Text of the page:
Conditions: Like New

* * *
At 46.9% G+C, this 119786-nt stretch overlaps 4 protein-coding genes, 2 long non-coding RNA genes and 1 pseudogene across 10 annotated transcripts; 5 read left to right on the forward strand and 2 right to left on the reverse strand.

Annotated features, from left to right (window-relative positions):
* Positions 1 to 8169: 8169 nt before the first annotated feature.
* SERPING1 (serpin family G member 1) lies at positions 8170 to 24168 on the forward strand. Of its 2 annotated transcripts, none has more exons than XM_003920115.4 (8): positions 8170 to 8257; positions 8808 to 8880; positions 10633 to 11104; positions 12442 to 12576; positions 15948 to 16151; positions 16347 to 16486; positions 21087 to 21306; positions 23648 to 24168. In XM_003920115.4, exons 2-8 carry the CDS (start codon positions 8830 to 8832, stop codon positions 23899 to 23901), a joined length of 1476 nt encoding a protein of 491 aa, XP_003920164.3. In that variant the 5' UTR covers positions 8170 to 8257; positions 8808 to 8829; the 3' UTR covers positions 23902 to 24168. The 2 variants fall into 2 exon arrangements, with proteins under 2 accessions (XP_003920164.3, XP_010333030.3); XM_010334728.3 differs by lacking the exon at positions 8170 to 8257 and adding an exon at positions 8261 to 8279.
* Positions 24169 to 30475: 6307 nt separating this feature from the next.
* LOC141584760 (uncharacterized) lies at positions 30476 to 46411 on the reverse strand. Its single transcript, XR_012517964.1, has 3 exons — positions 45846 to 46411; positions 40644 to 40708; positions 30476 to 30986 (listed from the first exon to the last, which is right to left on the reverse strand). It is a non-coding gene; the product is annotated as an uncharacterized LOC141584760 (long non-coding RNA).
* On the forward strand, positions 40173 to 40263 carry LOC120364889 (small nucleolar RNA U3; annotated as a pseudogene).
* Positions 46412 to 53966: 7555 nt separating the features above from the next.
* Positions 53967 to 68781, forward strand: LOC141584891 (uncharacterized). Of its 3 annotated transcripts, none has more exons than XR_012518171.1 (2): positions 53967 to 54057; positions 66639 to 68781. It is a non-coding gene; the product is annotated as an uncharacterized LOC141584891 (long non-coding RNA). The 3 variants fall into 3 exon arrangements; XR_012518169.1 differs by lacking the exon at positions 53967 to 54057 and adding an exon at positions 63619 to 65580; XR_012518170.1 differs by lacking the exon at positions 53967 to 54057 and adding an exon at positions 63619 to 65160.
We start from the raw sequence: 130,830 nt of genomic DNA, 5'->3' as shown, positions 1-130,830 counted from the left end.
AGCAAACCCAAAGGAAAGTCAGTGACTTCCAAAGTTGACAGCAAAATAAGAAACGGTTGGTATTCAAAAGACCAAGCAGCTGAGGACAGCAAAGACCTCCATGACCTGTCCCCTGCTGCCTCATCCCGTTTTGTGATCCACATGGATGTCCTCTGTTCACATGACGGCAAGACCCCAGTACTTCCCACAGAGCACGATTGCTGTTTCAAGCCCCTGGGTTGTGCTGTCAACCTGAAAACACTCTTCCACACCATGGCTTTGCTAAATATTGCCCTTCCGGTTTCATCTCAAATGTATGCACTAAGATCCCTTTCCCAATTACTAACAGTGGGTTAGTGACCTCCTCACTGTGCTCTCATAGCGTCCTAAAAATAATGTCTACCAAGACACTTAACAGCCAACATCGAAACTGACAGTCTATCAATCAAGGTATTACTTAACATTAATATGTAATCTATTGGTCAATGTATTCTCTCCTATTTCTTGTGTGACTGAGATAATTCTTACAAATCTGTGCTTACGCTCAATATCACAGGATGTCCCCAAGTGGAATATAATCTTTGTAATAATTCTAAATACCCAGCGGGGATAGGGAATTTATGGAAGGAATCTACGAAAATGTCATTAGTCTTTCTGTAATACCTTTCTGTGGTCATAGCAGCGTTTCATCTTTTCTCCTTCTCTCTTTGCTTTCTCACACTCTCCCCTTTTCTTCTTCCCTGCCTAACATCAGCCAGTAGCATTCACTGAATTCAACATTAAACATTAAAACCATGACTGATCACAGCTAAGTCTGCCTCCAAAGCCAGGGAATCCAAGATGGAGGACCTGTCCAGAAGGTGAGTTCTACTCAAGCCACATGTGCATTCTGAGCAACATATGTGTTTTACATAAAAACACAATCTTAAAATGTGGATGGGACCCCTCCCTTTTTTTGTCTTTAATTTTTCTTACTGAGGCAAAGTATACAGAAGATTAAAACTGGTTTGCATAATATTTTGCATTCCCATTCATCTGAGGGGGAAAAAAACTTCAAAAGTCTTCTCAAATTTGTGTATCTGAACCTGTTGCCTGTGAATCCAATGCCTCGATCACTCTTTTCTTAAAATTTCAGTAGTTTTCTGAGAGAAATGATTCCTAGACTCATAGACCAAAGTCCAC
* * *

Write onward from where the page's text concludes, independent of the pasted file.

Description:1969. Dr. Malcolm Sayer is hired as a clinical physician at a psychiatric hospital in the Bronx, despite he only having a research background. The job is not ideal on his side as he has difficulties relating to people which is the reason he has focused on research projects not involving human subjects, while the hospital hires him somewhat out of desperation in not finding anyone else with the qualifications who wants the job. Most of his patients are in a semi-catatonic state and are housed in what some of the orderlies coin the "garden" ward, where all they can do for the patients is water and feed them. He notices that some of the patients, despite their generally catatonic state, respond in unusual ways to certain stimuli. In doing some research, he also finds that some common bonds between these patients are that they suffered from encephalitis in the 1920s or 1930s, and that their physical states are like they have Parkinson's disease frozen in time. As such, he is able to convince, albeit reluctantly, his skeptical boss, Dr. Kaufman, to administer an expensive experimental drug therapy on only one patient with family consent. That patient is forty-one year old Leonard Lowe, who has been in his current state since he was eleven years old, and who has been supported by his loving mother through all these years. As the drug therapy "awakens" Leonard, there are several issues that come into play. Malcolm has to try and convince Kaufman and the hospital administration to extend the therapy to the other patients. Despite not knowing the long term effects, Leonard, who was aware of his surroundings through his catatonic state, may have mixed emotions about his situation, wanting both to be treated as human being and an experiment guinea pig to ensure that what is happening benefits him and others in the long run. Mrs. Lowe may be unprepared for the new Leonard, she expecting who she remembers as a sweet eleven year old boy. Through all these issues, what may be the most illuminating issue for Malcolm is the need to stimulate the human spirit, including his own in dealing with people around him.